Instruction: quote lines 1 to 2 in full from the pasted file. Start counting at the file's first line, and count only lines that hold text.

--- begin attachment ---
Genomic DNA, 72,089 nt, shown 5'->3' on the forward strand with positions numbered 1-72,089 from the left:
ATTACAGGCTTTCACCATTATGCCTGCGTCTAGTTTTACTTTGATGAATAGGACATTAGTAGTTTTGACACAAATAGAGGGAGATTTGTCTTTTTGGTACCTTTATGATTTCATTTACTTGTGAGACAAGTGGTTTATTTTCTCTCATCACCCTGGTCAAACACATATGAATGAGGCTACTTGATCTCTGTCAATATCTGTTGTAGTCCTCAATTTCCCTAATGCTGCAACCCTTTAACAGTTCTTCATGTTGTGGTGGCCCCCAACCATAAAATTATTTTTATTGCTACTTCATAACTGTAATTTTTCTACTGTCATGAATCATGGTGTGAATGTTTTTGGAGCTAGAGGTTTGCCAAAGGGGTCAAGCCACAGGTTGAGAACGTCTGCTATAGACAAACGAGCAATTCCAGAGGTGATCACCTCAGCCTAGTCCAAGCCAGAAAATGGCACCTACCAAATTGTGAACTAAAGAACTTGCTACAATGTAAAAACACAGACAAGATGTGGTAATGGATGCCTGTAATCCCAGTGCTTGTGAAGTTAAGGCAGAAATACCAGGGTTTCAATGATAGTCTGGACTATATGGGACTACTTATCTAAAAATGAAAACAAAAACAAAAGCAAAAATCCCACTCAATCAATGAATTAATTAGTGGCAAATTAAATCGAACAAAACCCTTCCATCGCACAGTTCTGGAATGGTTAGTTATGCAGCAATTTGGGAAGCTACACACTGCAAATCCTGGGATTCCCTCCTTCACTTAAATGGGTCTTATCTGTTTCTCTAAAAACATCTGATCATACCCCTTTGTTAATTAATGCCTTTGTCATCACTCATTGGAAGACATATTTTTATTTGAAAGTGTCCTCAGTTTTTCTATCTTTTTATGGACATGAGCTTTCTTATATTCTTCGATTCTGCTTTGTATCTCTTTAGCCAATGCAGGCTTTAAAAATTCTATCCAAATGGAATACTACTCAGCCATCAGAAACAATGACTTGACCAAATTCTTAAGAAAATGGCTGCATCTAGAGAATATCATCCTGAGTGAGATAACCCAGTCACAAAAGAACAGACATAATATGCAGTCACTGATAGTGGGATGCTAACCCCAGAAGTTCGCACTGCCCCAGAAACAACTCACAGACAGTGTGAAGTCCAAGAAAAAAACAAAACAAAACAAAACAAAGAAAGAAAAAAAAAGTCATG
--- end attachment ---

Genomic DNA, 72,089 nt, shown 5'->3' on the forward strand with positions numbered 1-72,089 from the left:
ATTACAGGCTTTCACCATTATGCCTGCGTCTAGTTTTACTTTGATGAATAGGACATTAGTAGTTTTGACACAAATAGAGGGAGATTTGTCTTTTTGGTACCTTTATGATTTCATTTACTTGTGAGACAAGTGGTTTATTTTCTCTCATCACCCTGGTCAAACACATATGAATGAGGCTACTTGATCTCTGTCAATATCTGTTGTAGTCCTCAATTTCCCTAATGCTGCAACCCTTTAACAGTTCTTCATGTTGTGGTGGCCCCCAACCATAAAATTATTTTTATTGCTACTTCATAACTGTAATTTTTCTACTGTCATGAATCATGGTGTGAATGTTTTTGGAGCTAGAGGTTTGCCAAAGGGGTCAAGCCACAGGTTGAGAACGTCTGCTATAGACAAACGAGCAATTCCAGAGGTGATCACCTCAGCCTAGTCCAAGCCAGAAAATGGCACCTACCAAATTGTGAACTAAAGAACTTGCTACAATGTAAAAACACAGACAAGATGTGGTAATGGATGCCTGTAATCCCAGTGCTTGTGAAGTTAAGGCAGAAATACCAGGGTTTCAATGATAGTCTGGACTATATGGGACTACTTATCTAAAAATGAAAACAAAAACAAAAGCAAAAATCCCACTCAATCAATGAATTAATTAGTGGCAAATTAAATCGAACAAAACCCTTCCATCGCACAGTTCTGGAATGGTTAGTTATGCAGCAATTTGGGAAGCTACACACTGCAAATCCTGGGATTCCCTCCTTCACTTAAATGGGTCTTATCTGTTTCTCTAAAAACATCTGATCATACCCCTTTGTTAATTAATGCCTTTGTCATCACTCATTGGAAGACATATTTTTATTTGAAAGTGTCCTCAGTTTTTCTATCTTTTTATGGACATGAGCTTTCTTATATTCTTCGATTCTGCTTTGTATCTCTTTAGCCAATGCAGGCTTTAAAAATTCTATCCAAATGGAATACTACTCAGCCATCAGAAACAATGACTTGACCAAATTCTTAAGAAAATGGCTGCATCTAGAGAATATCATCCTGAGTGAGATAACCCAGTCACAAAAGAACAGACATAATATGCAGTCACTGATAGTGGGATGCTAACCCCAGAAGTTCGCACTGCCCCAGAAACAACTCACAGACAGTGTGAAGTCCAAGAAAAAAACAAAACAAAACAAAACAAAGAAAGAAAAAAAAAGTCATG